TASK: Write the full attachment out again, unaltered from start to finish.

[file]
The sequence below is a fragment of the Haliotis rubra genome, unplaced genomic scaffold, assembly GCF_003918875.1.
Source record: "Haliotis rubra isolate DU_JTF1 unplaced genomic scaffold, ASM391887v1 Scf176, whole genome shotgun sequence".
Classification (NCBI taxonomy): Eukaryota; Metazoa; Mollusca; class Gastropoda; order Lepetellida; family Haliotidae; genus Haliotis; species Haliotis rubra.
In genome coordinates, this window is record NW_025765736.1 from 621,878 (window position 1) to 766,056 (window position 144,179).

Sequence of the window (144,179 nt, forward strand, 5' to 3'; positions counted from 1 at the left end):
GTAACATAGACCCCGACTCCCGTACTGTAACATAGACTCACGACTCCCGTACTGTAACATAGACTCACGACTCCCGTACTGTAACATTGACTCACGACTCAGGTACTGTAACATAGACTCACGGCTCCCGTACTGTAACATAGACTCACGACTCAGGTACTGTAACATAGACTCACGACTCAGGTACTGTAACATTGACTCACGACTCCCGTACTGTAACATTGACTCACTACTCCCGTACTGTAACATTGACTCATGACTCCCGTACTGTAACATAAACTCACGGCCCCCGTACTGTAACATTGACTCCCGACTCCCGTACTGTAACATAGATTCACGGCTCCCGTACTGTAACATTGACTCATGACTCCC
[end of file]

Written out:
The sequence below is a fragment of the Haliotis rubra genome, unplaced genomic scaffold, assembly GCF_003918875.1.
Source record: "Haliotis rubra isolate DU_JTF1 unplaced genomic scaffold, ASM391887v1 Scf176, whole genome shotgun sequence".
Classification (NCBI taxonomy): Eukaryota; Metazoa; Mollusca; class Gastropoda; order Lepetellida; family Haliotidae; genus Haliotis; species Haliotis rubra.
In genome coordinates, this window is record NW_025765736.1 from 621,878 (window position 1) to 766,056 (window position 144,179).

Sequence of the window (144,179 nt, forward strand, 5' to 3'; positions counted from 1 at the left end):
GTAACATAGACCCCGACTCCCGTACTGTAACATAGACTCACGACTCCCGTACTGTAACATAGACTCACGACTCCCGTACTGTAACATTGACTCACGACTCAGGTACTGTAACATAGACTCACGGCTCCCGTACTGTAACATAGACTCACGACTCAGGTACTGTAACATAGACTCACGACTCAGGTACTGTAACATTGACTCACGACTCCCGTACTGTAACATTGACTCACTACTCCCGTACTGTAACATTGACTCATGACTCCCGTACTGTAACATAAACTCACGGCCCCCGTACTGTAACATTGACTCCCGACTCCCGTACTGTAACATAGATTCACGGCTCCCGTACTGTAACATTGACTCATGACTCCC